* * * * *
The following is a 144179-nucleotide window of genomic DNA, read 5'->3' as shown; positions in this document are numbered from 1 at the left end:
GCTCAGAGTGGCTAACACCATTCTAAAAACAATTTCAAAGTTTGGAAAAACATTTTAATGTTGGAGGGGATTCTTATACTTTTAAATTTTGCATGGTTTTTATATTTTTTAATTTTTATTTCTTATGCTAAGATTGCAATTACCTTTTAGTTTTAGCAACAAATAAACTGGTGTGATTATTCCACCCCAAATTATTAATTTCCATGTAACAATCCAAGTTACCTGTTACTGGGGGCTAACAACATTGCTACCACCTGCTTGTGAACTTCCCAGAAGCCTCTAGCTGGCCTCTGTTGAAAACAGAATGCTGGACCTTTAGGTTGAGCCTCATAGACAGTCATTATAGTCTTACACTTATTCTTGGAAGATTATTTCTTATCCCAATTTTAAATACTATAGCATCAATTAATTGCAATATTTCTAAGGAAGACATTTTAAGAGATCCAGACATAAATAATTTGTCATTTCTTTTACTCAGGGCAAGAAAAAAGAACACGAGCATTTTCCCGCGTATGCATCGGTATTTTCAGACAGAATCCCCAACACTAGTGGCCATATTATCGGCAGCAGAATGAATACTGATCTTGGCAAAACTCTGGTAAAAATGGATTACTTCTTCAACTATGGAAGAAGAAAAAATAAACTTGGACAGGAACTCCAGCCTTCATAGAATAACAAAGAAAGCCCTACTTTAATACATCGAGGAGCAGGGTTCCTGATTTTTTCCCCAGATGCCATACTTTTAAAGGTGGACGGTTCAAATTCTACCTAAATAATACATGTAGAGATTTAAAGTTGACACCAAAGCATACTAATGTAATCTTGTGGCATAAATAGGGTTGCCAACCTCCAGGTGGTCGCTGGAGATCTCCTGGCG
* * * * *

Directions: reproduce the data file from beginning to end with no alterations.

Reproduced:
The following is a 144179-nucleotide window of genomic DNA, read 5'->3' as shown; positions in this document are numbered from 1 at the left end:
GCTCAGAGTGGCTAACACCATTCTAAAAACAATTTCAAAGTTTGGAAAAACATTTTAATGTTGGAGGGGATTCTTATACTTTTAAATTTTGCATGGTTTTTATATTTTTTAATTTTTATTTCTTATGCTAAGATTGCAATTACCTTTTAGTTTTAGCAACAAATAAACTGGTGTGATTATTCCACCCCAAATTATTAATTTCCATGTAACAATCCAAGTTACCTGTTACTGGGGGCTAACAACATTGCTACCACCTGCTTGTGAACTTCCCAGAAGCCTCTAGCTGGCCTCTGTTGAAAACAGAATGCTGGACCTTTAGGTTGAGCCTCATAGACAGTCATTATAGTCTTACACTTATTCTTGGAAGATTATTTCTTATCCCAATTTTAAATACTATAGCATCAATTAATTGCAATATTTCTAAGGAAGACATTTTAAGAGATCCAGACATAAATAATTTGTCATTTCTTTTACTCAGGGCAAGAAAAAAGAACACGAGCATTTTCCCGCGTATGCATCGGTATTTTCAGACAGAATCCCCAACACTAGTGGCCATATTATCGGCAGCAGAATGAATACTGATCTTGGCAAAACTCTGGTAAAAATGGATTACTTCTTCAACTATGGAAGAAGAAAAAATAAACTTGGACAGGAACTCCAGCCTTCATAGAATAACAAAGAAAGCCCTACTTTAATACATCGAGGAGCAGGGTTCCTGATTTTTTCCCCAGATGCCATACTTTTAAAGGTGGACGGTTCAAATTCTACCTAAATAATACATGTAGAGATTTAAAGTTGACACCAAAGCATACTAATGTAATCTTGTGGCATAAATAGGGTTGCCAACCTCCAGGTGGTCGCTGGAGATCTCCTGGCG